How You Should Really Be Measuring Water For Your Coffee

Coffee may very well be the only beverage that can unite cultures across the globe. In fact, Statista reported that the world sips its way through 166.63 million bags of the drink each year. But while many coffee lovers may head to Starbucks for their morning favorite, some may be more partial to brewing up a cup at home.

And there are a few ways coffee lovers can ensure they are whipping up a delicious pot of joe. Food and Wine states you should grind up your coffee beans at home to make sure you're getting the most flavor from your coffee grounds. And Insider notes that one of the biggest mistakes you can make when brewing at-home coffee is not frequently cleaning your coffee maker. But if you truly want to brew up a perfect cup of this beloved drink, you need to make sure you're not incorrectly measuring out your water.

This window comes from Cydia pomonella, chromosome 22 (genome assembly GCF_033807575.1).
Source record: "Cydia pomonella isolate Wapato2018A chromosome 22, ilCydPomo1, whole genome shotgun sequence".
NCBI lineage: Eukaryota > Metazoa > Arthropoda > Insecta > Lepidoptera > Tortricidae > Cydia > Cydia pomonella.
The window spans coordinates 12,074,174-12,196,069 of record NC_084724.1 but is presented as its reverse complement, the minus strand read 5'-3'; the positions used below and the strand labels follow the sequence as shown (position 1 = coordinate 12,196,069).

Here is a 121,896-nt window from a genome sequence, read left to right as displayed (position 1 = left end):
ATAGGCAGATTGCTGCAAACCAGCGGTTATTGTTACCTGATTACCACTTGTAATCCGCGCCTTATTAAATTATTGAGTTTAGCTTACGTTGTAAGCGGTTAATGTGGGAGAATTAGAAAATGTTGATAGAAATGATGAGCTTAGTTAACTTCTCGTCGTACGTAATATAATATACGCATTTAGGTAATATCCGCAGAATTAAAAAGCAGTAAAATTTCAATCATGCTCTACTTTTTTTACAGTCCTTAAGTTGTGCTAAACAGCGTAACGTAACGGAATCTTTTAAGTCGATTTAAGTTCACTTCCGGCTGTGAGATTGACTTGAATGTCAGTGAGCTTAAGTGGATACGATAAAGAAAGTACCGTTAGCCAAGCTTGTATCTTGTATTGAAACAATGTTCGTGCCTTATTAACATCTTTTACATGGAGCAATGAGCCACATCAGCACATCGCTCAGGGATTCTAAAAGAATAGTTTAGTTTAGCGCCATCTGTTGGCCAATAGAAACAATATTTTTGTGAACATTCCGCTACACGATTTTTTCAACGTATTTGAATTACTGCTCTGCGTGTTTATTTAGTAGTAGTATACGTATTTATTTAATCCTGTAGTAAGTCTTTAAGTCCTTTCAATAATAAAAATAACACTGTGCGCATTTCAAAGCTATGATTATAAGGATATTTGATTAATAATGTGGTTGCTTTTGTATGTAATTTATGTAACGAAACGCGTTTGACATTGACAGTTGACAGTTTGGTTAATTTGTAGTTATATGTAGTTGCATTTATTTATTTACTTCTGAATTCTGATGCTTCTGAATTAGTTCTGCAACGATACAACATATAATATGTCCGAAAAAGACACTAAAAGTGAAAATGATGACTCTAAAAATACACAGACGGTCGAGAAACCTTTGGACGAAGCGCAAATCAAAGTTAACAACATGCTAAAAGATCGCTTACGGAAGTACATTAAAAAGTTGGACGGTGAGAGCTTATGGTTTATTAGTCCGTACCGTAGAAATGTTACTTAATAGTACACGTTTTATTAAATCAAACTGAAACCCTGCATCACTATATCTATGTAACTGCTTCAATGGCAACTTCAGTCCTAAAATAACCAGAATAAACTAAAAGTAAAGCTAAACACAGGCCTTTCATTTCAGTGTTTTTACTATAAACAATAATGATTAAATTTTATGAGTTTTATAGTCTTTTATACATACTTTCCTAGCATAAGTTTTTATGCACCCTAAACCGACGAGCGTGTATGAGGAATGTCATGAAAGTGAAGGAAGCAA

Ditch the measuring cup

Like most coffee lovers, you know that if you hope to achieve the best tasting brew that you should add in 28 grams of H20 for every 1.5 or 2 grams of coffee beans (per Serious Eats). However, when making your iced coffee at home, you probably find yourself reaching for a measuring cup to gauge how much water you need. And, according to Serious Eats, this is far from the ideal way to measure out water for your daily pick-me-up.

The outlet reported that because measuring cups tend to vary in size, they are not a reliable way to come up with the right amount of water for your coffee. However, Serious Eats did note that food scales can help you make a precise water measurement. In fact, due to their accuracy, food scales are usually cited by dietitians as the best way to correctly measure your food portions (via MyFitnessPal). This is why Serious Eats stated that by using a food scale, you'll be able to make sure your cup of coffee meets what is considered, as the site reports, "the ideal coffee-to-water ratio."

However, while the food scale can help you abide by coffee's golden water rule, it can also guide you to making a cup of joe tailored to your taste buds. For example, if you like coffee with an extra kick, you can always try a lower ratio.